Andre Rossi wrote yesterday on the Journal of Nuclear Physics that Leonardo Corporation has set up a remote control system that they “deem almost impossible to be cracked.” He said that the remote control monitoring system for all the world will from a location in Miami, Florida:
August 4, 2018 at 8:28 AM
What we are proposing, as I said, is exclusively the installation of our Ecats in the factories of our Clients to sell the heat, controlling the plants in remote from our headquarter in Miami, wherever the plants might be in the world. We will maintain full property and control of the plant, while our Clients will save money paying our Joules much less that the normal market price. This will remain our policy for a long time, to maintain full control of our IP. We already have set up a remote control system that we deem almost impossible to be cracked.
I asked Rossi if the remote control system was being tested out, and if so, how it was working. He replied:
August 5, 2018 at 3:45 AM
We are making tests and we are satisfied of them so far. Obviously the difficult part is not to make a remote control, as modulated as it might be, but to make it impossible to be hacked. We are being helped also by retired military specialists of the field.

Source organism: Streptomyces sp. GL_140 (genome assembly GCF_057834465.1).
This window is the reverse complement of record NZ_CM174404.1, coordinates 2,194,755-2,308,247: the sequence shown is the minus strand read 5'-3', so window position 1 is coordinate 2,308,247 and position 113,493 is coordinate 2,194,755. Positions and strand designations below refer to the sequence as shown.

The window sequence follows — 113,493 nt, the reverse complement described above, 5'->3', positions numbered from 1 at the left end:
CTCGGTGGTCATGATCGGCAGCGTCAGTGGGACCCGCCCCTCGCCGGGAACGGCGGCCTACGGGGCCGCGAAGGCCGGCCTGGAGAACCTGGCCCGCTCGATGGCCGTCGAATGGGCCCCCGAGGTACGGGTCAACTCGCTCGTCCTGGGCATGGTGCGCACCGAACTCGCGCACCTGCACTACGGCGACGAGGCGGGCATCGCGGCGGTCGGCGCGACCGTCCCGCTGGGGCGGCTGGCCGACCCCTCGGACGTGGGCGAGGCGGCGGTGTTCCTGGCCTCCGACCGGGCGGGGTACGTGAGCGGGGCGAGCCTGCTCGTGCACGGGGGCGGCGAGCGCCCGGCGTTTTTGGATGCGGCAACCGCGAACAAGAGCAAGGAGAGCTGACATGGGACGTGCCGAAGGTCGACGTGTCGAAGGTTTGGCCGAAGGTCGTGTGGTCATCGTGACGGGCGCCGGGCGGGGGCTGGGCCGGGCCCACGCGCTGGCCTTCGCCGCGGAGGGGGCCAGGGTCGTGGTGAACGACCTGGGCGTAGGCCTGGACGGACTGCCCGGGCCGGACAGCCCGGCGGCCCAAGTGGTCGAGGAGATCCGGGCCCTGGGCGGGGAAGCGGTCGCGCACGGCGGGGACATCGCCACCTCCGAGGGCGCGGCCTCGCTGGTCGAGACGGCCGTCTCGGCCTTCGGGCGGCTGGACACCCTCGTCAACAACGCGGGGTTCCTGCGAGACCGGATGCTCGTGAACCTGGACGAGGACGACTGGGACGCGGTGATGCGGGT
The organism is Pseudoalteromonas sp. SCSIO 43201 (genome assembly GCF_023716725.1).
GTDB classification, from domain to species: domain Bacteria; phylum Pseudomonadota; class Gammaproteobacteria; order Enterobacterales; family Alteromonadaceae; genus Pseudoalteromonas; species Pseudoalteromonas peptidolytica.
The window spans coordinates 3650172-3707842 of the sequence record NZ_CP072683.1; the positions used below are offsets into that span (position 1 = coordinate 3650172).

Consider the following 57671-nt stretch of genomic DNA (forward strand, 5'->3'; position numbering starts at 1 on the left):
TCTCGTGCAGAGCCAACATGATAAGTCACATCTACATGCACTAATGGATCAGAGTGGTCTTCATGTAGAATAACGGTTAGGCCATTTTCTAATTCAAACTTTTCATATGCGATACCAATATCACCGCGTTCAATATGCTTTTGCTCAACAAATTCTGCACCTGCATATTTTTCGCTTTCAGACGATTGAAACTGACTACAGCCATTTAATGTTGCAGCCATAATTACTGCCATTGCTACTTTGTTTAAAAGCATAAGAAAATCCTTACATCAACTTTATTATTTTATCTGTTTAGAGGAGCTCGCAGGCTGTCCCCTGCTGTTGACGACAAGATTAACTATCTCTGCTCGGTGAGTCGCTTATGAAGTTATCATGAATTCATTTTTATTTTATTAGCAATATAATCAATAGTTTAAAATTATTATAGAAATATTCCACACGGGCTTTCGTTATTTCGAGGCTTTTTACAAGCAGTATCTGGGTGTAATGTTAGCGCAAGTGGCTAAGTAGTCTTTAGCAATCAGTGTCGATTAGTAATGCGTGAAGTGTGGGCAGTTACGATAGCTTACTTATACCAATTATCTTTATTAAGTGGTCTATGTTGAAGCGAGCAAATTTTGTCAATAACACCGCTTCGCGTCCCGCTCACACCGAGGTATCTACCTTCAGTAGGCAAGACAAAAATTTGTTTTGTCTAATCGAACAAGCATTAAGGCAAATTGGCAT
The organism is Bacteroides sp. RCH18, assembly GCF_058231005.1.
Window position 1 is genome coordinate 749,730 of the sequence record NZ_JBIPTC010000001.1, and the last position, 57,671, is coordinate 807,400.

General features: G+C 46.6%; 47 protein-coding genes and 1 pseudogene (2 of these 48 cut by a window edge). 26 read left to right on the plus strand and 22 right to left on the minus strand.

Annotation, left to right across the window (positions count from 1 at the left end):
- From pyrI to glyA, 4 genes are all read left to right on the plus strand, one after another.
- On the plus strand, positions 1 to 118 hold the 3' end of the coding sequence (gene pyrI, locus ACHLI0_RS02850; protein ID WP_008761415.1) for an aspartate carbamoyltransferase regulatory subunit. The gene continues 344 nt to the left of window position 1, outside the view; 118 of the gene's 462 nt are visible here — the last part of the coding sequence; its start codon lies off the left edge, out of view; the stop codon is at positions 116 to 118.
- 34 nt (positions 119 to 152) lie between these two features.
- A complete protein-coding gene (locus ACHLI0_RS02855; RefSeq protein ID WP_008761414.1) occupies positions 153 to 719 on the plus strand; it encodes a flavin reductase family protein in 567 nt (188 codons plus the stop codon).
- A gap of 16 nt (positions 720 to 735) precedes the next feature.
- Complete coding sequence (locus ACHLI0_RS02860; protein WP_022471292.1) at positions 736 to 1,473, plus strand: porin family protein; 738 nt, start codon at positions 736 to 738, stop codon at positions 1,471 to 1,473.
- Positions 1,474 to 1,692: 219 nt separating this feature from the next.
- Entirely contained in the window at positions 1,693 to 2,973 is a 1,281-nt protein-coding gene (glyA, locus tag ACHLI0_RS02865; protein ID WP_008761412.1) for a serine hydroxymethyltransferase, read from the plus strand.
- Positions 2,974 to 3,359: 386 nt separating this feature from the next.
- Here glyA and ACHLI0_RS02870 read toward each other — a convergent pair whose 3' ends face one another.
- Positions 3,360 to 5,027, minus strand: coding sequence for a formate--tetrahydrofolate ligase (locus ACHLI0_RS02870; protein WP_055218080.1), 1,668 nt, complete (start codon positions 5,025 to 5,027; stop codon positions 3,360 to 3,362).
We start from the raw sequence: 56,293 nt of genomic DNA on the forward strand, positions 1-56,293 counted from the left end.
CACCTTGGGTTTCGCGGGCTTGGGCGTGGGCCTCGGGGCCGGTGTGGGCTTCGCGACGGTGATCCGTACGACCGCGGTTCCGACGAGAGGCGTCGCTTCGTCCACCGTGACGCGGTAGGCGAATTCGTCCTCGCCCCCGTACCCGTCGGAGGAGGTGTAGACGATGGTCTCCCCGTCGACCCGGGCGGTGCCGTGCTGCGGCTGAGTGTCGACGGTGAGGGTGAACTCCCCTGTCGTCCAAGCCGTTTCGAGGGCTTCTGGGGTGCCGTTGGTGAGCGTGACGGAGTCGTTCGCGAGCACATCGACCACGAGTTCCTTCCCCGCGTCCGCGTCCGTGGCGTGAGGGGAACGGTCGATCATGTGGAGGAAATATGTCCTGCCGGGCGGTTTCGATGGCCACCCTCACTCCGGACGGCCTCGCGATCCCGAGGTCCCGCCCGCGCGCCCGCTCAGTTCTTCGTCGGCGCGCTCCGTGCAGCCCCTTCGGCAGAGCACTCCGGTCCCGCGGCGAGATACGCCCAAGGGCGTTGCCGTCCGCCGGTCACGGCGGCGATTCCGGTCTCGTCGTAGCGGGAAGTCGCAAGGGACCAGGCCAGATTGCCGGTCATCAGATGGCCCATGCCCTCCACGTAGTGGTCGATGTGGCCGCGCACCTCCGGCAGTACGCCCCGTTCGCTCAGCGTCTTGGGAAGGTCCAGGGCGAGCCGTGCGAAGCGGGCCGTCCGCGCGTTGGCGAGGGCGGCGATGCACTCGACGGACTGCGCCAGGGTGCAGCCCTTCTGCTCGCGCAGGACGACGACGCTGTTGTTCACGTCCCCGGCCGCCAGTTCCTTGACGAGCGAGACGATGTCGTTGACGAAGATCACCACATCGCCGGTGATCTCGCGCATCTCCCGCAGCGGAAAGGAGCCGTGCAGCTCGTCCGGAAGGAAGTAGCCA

If the remote control system works as described, one vulnerability will be that E-Cat plants worldwide are going to be dependent on a reliable internet connection between themselves and Miami. There are many reasons why internet connections can fail — e.g. equipment failure, to natural or man-made disasters, to government actions — and of course there are places in the world where reliable internet is just not available.
Rossi has made it clear IP protection is paramount, and he is unlikely to be deterred from this business plan. Above he says this policy will be in force for ‘a long time’. If you are a business that is willing to contract with Leonardo to purchase E-Cat heat, you will have to have a standby backup source of heat ready to deploy in cases when the internet signal goes down.
Whether the IP will be well-protected with this system is another issue. Rossi states he thinks that it will be ‘almost’ impossible to hack, but also says they are still working with ex-military experts on what he calls a ‘difficult’ issue, so they cannot be totally confident that they have safeguarded their IP with this measure.
I expect they will try as hard as they can to become hack-proof, and remain so, but they must realize that if E-Cat technology is as revolutionary as Rossi maintains, Leonardo will become a huge target for people trying to find out how they do what they do.